The Weiss family is the archetypical Hollywood dynasty: father Stafford is an analyst and coach, who has made a fortune with his self-help manuals; mother Cristina mostly looks after the career of their son Benjie, 13, a child star. One of Stafford's clients, Havana, is an actress who dreams of shooting a remake of the movie that made her mother, Clarice, a star in the 60s. Clarice is dead now and visions of her come to haunt Havana at night... Adding to the toxic mix, Benjie has just come off a rehab program he joined when he was 9 and his sister, Agatha, has recently been released from a sanatorium where she was treated for criminal pyromania and befriended a limo driver Jerome who is also an aspiring actor. Written by
At the courtyard restaurant, the shadows formed by the retaining wall move around between shots. In Christina's shots it's clear the sun is over her left shoulder, with the wall in shadow and the shots completed, perhaps, in the morning. In Harriet's, the shadow of the railing is on the ground, it must be around noon. In Stafford's the wall is lit up, so maybe it's the afternoon. Everyone's going to know the truth now. See more »
Maps to the Stars is about the aspects of Hollywood that, as a film fan, I'd rather not think about
Written by the acerbic Bruce Wagner, Maps to the Stars is about the cynicism of the entertainment industry, about the actors who are motivated by vanity and the money-minded executives who exploit them. These people's heads have been long removed from their shoulders, their molly-coddled lives are run by other people as they incessantly try and top up their serotonin through drink, drugs, sex and bastardised spiritualism with increasingly less success. It has been called 'narratively unwieldy' by the 'tomato-meter', and the events in the latter stages of the film are certainly dramatic and in quick succession, however Maps to the Stars is a great, grotesque satire from David Cronenberg, who could also be described in such terms!
Julianne Moore is brilliantly unhinged and crude as Havana Segrand, a deeply warped, neurotic actress who's haunted by the vivid apparition of her actress mother Clarice Taggart (Sarah Gadon) who died in a fire. When she's isolated in her large home, she's never far away from a breakdown, and we see her experience particularly wayward instability as she obsesses over securing the lead role in the remake of a film her mother starred in. Havana has expired her Hollywood leading lady shelf-life, however she's desperate to be at the forefront of the business and in the process has ground herself down into a drug addled, hallucinating mess. Havana's manipulative conversations with colleagues makes for awkward viewing, she fawns at a moment's notice, even with people who privately drive her into psychotic episodes.
Evan Bird is very good as Benjie, a child star who is often obnoxious but really a product of his clearly unhealthy environment. He is introduced to us in a hospital room as he visits a young terminally ill fan with Hodgkins Lymphoma; when presented with such misery he deals with it the only way he knows how by arranging for her to be given an iPad. After this he has a brief argument with his adult assistant, the sweary exchange is concluded with Benjie calling him a 'Jew faggot'.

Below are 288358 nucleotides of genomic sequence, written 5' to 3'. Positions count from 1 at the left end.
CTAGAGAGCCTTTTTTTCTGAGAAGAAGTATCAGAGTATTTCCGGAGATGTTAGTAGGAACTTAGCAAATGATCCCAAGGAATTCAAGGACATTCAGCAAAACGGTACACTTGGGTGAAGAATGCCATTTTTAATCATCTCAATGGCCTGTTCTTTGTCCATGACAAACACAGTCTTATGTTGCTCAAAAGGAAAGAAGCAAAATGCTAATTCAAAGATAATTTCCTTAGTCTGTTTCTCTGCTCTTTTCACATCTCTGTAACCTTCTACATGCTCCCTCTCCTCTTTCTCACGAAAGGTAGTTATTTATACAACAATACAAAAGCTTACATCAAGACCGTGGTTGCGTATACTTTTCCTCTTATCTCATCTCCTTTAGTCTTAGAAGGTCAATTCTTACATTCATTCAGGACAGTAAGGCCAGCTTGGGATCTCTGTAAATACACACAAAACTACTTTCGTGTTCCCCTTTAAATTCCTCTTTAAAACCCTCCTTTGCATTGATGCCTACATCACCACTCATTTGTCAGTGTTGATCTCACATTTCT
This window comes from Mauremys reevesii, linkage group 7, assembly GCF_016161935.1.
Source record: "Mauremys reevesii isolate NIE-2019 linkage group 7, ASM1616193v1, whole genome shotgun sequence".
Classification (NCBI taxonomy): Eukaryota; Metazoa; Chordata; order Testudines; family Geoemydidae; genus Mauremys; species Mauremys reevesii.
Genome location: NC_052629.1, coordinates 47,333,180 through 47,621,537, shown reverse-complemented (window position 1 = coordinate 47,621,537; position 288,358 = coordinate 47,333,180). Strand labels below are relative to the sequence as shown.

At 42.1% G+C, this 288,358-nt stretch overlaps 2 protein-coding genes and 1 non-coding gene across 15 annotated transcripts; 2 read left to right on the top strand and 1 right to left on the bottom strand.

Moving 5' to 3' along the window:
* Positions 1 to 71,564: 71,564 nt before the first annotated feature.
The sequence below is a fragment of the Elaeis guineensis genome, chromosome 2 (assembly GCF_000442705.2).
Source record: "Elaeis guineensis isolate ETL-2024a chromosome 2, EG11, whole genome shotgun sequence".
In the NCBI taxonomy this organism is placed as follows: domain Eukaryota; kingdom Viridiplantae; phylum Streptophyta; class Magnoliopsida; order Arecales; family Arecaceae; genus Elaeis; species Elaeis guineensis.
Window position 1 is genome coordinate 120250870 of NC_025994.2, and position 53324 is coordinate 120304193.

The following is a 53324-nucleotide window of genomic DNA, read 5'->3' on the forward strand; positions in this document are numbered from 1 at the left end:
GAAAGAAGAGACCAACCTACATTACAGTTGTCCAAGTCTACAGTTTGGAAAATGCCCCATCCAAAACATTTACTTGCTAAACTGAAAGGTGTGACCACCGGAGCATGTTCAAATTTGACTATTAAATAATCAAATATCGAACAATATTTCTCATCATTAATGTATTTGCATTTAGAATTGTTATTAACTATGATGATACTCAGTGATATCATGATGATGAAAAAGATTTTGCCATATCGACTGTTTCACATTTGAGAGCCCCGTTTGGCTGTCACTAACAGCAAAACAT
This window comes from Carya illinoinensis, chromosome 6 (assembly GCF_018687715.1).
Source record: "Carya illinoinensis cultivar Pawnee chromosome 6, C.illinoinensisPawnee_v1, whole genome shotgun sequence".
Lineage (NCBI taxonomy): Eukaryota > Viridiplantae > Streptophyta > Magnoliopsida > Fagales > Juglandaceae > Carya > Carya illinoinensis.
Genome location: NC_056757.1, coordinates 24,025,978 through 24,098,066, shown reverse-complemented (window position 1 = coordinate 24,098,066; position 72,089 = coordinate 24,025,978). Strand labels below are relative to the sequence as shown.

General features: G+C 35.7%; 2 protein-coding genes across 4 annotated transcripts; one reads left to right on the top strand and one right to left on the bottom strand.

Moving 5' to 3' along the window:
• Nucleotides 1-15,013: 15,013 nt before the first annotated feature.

His sometimes vulgar, churlish exterior belies a rather precocious character with an articulacy that's beyond his years. Even when he's unpleasant he's not entirely loathsome, his language is so gratuitous that it was almost comical, especially when expressing his unashamed contempt for the sycophants around him. I suppose he was hard to take seriously owing to his elongated neck and sloped, pre-pubescent shoulders.
Agatha (Mia Wasikowska) is a timid, unusual young woman who, with multiple burns across her body, is destined to fail in the industry. She's in Los Angeles after corresponding with Carrie Fisher on Twitter, and Agatha soon finds herself being interviewed for the position of 'chore whore' for Havana. It is here that her burns actually help her odds in Hollywood, as the injuries remind Havana of her mother. It eventually arises that Agatha is in the city to 'make amends', unravelling a twisted cauldron of lies and incest.
John Cusack is also well cast as Stafford Weiss, the self-help charlatan father of Benjie who is made very creepy by Cusack's dark, dead eyes and blank expression. His wife is Christina (Olivia Williams), a woman bereft of any charisma who spends much of her time posturing anxiously with a cigarette in her hand.
Unlike Cosmopolis, Robert Pattinson's character Jerome Fontana, a shy limo driver with ambitions of being an actor/screenwriter, is strictly a supporting one. In a film full of freaks, Jerome is the ordinary Hollywood wannabe, the one with which we can most relate to. However it appears his foray into this glitzy, red carpeted hell is in its infancy, he mentions to Agatha early in the film, albeit half-heartedly, that he's considering Scientology for better career prospects, which is an amusing dig at both fad culture and that absurd, unsettling religion.
I'm not sure what to make of the film's final act, everything goes awry for the characters in a manner that is perhaps too fast and too crazy. I tried to get the measure of the aberrance and the immorality upon leaving the cinema, I wondered whether Maps to the Stars was grounded in much reality, I then remembered Natalie Wood, the Black Dahlia, Elliot Rodger and the myriad other of Hollywood's victims, pill- poppers and prima donnas.
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